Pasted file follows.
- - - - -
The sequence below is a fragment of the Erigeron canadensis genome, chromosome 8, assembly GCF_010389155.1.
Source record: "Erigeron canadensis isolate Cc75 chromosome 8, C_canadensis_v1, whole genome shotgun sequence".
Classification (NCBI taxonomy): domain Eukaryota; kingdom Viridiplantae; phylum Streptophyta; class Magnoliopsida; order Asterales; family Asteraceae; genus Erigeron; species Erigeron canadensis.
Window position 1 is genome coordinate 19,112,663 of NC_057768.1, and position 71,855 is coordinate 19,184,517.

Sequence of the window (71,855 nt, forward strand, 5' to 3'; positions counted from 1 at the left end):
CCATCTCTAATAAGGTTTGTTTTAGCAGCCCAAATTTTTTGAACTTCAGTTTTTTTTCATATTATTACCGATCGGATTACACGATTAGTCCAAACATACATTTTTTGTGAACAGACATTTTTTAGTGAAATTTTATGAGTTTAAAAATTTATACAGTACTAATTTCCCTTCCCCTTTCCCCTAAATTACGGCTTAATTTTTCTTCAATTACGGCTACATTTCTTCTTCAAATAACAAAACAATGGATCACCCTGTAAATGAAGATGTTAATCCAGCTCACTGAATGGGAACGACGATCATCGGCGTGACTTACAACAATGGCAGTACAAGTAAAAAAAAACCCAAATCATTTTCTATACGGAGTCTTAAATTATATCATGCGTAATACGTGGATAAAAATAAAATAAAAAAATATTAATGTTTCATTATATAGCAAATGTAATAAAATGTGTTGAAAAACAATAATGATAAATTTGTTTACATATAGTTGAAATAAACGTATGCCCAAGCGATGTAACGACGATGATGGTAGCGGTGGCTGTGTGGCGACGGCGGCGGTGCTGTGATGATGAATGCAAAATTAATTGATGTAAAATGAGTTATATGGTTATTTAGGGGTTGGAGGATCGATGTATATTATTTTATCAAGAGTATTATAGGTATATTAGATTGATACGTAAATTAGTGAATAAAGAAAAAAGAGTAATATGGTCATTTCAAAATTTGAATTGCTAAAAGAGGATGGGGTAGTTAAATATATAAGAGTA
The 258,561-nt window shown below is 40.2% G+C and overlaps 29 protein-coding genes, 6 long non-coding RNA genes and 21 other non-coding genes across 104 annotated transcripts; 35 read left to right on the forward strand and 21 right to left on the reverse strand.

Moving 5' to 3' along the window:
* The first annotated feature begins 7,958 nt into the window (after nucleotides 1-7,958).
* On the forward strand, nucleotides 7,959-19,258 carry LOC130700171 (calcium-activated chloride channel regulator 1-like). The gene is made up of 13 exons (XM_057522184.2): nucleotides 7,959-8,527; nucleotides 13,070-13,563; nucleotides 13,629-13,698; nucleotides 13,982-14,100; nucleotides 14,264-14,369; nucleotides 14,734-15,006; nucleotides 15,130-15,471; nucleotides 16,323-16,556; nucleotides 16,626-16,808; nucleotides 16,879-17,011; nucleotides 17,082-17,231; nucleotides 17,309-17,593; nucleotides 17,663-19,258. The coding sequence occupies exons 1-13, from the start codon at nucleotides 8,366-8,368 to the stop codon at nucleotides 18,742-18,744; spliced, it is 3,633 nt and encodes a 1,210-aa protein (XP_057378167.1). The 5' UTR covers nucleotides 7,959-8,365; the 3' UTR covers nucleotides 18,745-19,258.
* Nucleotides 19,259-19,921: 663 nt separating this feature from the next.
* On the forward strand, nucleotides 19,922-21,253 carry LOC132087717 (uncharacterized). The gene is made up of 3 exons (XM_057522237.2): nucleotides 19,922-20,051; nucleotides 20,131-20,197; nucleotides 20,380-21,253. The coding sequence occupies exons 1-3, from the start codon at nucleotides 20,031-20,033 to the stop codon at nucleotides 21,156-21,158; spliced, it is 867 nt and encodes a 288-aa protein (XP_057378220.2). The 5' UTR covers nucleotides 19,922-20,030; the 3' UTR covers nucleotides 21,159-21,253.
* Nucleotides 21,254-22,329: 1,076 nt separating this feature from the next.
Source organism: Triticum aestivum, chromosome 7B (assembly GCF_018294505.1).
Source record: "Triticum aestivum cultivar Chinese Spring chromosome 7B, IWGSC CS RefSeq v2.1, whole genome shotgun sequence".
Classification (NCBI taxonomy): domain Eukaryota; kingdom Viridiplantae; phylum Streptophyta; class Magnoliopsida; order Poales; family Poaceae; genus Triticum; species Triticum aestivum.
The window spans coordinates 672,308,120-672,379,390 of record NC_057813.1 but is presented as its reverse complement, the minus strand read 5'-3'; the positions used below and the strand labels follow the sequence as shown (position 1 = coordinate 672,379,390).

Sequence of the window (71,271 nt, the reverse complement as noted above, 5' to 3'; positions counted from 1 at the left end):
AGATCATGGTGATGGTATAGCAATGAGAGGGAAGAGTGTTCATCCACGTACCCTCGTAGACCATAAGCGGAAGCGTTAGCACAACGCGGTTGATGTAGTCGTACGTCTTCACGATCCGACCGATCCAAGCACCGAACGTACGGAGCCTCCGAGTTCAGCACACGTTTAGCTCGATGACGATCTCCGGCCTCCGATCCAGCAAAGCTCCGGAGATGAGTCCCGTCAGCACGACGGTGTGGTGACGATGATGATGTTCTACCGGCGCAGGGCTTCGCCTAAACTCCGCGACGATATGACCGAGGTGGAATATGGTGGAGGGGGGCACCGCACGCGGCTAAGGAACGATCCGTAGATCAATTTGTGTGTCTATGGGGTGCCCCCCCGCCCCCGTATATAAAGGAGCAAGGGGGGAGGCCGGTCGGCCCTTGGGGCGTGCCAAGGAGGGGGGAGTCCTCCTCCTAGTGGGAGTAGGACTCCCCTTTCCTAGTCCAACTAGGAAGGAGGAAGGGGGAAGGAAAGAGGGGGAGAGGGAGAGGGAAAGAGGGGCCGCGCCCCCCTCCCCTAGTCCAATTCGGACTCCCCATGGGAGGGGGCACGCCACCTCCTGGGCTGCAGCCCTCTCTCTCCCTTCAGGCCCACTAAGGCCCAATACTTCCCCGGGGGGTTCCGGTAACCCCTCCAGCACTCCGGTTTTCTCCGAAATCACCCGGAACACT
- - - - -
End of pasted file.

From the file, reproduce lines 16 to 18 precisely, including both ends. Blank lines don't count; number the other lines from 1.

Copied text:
Classification (NCBI taxonomy): domain Eukaryota; kingdom Viridiplantae; phylum Streptophyta; class Magnoliopsida; order Poales; family Poaceae; genus Triticum; species Triticum aestivum.
The window spans coordinates 672,308,120-672,379,390 of record NC_057813.1 but is presented as its reverse complement, the minus strand read 5'-3'; the positions used below and the strand labels follow the sequence as shown (position 1 = coordinate 672,379,390).

Sequence of the window (71,271 nt, the reverse complement as noted above, 5' to 3'; positions counted from 1 at the left end):